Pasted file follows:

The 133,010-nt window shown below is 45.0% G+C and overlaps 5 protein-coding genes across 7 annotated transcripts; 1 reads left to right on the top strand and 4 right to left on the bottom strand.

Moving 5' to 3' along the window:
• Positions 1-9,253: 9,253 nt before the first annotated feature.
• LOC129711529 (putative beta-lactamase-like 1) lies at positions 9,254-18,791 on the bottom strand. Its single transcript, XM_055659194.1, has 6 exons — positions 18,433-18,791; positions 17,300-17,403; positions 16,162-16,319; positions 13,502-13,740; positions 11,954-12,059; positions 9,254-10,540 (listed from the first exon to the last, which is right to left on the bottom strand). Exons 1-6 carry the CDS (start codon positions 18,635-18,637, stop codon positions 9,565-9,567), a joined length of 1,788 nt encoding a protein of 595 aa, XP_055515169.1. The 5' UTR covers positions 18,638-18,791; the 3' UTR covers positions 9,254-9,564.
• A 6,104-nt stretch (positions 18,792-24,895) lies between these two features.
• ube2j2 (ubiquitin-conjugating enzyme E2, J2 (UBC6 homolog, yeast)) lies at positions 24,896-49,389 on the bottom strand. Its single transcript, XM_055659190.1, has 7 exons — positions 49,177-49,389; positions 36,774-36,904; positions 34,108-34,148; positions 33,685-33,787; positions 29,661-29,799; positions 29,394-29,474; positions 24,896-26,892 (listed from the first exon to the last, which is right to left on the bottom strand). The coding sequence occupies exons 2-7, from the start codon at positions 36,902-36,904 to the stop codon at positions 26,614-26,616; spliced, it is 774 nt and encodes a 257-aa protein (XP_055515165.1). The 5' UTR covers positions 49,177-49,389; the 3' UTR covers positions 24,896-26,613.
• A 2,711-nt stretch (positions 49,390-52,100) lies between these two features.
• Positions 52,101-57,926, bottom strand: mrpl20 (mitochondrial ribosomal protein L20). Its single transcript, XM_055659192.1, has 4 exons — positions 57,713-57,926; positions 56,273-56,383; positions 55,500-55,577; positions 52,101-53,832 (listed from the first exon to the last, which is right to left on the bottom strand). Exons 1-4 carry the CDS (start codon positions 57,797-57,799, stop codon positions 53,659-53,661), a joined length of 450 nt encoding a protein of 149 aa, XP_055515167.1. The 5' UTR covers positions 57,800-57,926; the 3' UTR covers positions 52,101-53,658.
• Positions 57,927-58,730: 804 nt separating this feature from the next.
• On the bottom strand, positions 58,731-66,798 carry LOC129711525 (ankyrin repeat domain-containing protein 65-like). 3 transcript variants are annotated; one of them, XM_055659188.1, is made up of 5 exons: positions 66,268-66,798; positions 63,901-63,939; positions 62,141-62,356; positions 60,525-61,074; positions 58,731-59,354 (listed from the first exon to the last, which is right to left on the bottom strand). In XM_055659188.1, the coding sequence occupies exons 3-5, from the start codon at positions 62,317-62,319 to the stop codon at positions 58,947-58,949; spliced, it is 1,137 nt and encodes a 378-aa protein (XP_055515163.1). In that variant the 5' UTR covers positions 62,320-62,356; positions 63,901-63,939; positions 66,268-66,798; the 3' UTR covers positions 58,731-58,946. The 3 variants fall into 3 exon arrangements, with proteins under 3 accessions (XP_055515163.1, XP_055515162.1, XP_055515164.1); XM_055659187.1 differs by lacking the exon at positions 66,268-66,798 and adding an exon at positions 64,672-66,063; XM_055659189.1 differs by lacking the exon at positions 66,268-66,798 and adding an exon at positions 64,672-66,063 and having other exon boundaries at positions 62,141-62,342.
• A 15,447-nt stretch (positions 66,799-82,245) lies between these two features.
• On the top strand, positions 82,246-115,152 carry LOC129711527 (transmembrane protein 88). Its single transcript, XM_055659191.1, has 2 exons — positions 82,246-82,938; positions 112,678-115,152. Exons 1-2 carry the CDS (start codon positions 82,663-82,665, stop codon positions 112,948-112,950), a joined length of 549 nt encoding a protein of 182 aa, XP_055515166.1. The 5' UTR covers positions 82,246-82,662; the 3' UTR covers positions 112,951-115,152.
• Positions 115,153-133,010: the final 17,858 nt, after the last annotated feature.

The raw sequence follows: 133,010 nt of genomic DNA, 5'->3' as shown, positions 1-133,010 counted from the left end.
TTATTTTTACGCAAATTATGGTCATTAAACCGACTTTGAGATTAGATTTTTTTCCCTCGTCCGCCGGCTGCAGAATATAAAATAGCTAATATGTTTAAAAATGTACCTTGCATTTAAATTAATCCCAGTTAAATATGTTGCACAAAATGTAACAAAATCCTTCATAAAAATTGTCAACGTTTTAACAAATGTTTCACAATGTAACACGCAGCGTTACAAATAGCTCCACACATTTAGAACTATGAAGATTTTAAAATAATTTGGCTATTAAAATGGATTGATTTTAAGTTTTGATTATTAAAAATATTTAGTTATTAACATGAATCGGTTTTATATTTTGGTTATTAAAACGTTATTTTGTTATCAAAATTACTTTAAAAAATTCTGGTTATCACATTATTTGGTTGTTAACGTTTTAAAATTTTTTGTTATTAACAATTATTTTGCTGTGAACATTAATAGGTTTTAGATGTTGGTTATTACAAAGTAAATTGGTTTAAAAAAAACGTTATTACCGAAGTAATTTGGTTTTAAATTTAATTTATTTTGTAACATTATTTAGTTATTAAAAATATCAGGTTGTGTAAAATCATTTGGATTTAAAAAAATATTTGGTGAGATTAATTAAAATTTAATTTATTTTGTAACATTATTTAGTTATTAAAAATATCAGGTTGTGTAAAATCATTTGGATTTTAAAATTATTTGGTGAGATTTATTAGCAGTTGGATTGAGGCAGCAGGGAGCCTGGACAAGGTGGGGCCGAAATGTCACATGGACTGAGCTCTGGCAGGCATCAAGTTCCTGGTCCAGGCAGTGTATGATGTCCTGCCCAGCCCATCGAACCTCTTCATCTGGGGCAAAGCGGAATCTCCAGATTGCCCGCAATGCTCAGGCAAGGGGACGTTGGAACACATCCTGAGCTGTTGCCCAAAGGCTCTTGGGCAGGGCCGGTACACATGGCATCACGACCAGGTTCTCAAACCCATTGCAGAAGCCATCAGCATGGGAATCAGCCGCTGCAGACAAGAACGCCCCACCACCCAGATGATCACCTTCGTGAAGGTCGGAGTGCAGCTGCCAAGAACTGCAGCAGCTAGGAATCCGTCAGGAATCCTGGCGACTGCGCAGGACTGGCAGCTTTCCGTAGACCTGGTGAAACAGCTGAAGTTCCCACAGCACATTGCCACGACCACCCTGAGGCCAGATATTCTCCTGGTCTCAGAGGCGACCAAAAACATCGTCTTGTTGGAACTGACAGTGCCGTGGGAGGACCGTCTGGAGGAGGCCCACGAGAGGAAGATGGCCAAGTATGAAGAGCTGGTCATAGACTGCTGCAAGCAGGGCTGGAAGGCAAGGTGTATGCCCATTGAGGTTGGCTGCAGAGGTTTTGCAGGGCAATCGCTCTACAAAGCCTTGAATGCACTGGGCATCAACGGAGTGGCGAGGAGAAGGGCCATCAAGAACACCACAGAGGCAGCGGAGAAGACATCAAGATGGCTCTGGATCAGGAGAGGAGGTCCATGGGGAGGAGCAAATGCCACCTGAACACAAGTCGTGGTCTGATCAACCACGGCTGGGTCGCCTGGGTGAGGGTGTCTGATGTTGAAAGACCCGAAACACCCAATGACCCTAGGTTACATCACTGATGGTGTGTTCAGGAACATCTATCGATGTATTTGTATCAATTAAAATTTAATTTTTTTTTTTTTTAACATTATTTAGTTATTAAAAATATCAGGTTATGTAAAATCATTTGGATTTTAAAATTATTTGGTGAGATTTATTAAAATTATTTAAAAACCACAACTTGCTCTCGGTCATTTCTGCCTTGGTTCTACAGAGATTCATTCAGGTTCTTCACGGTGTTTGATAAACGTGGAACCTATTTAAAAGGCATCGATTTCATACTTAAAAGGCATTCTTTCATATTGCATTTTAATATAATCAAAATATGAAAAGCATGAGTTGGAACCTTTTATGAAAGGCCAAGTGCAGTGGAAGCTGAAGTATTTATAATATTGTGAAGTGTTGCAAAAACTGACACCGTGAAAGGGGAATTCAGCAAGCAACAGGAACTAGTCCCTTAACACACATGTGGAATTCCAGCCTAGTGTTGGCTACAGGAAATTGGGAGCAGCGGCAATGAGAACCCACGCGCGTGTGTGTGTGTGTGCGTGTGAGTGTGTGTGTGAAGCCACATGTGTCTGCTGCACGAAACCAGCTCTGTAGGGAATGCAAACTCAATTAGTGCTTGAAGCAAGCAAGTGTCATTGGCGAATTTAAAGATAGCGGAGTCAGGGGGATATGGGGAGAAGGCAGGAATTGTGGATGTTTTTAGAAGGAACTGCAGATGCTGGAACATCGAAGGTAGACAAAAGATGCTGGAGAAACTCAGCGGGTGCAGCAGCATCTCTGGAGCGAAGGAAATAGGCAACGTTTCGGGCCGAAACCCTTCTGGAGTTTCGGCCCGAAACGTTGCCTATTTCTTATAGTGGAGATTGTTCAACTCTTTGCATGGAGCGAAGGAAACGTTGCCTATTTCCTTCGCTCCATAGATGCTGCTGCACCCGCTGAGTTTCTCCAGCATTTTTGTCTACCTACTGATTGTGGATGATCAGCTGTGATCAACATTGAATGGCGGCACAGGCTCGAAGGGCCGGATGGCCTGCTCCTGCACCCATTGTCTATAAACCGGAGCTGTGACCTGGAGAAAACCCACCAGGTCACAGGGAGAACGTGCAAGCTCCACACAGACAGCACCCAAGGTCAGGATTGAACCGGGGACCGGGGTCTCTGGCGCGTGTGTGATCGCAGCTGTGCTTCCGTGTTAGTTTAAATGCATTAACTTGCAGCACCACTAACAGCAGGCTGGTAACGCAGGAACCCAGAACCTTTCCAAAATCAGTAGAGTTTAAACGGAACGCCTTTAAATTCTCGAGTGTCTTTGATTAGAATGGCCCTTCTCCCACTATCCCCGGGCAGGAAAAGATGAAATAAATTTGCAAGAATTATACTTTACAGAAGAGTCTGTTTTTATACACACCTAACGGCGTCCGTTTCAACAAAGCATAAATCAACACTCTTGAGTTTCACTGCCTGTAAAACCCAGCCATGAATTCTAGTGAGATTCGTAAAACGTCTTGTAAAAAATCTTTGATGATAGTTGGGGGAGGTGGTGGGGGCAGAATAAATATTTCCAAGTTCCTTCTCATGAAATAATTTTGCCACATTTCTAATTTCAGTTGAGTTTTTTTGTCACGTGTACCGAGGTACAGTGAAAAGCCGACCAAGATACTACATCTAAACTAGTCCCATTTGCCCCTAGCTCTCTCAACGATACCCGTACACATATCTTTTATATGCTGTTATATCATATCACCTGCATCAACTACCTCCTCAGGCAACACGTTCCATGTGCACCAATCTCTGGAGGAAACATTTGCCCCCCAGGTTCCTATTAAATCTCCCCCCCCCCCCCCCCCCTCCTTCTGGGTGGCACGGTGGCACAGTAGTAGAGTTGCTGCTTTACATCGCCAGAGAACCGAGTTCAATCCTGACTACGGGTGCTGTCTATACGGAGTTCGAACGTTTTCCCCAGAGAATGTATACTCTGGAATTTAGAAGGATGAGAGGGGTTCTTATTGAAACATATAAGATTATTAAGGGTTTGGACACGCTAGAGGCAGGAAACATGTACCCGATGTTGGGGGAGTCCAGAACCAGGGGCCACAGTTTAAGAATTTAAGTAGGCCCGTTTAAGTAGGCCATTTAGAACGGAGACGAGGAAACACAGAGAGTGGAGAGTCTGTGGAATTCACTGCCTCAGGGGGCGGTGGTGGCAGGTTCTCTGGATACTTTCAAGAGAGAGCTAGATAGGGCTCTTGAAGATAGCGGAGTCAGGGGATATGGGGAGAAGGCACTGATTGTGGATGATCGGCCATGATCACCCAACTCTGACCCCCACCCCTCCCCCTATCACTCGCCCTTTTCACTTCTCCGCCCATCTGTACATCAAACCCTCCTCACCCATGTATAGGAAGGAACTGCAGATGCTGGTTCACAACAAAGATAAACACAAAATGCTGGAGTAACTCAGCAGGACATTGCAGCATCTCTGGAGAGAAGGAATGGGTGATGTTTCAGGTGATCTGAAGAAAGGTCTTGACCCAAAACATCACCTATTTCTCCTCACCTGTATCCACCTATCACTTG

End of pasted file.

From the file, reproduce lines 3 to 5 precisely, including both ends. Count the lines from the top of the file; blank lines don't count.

• Positions 1-9,253: 9,253 nt before the first annotated feature.
• LOC129711529 (putative beta-lactamase-like 1) lies at positions 9,254-18,791 on the bottom strand. Its single transcript, XM_055659194.1, has 6 exons — positions 18,433-18,791; positions 17,300-17,403; positions 16,162-16,319; positions 13,502-13,740; positions 11,954-12,059; positions 9,254-10,540 (listed from the first exon to the last, which is right to left on the bottom strand). Exons 1-6 carry the CDS (start codon positions 18,635-18,637, stop codon positions 9,565-9,567), a joined length of 1,788 nt encoding a protein of 595 aa, XP_055515169.1. The 5' UTR covers positions 18,638-18,791; the 3' UTR covers positions 9,254-9,564.
• A 6,104-nt stretch (positions 18,792-24,895) lies between these two features.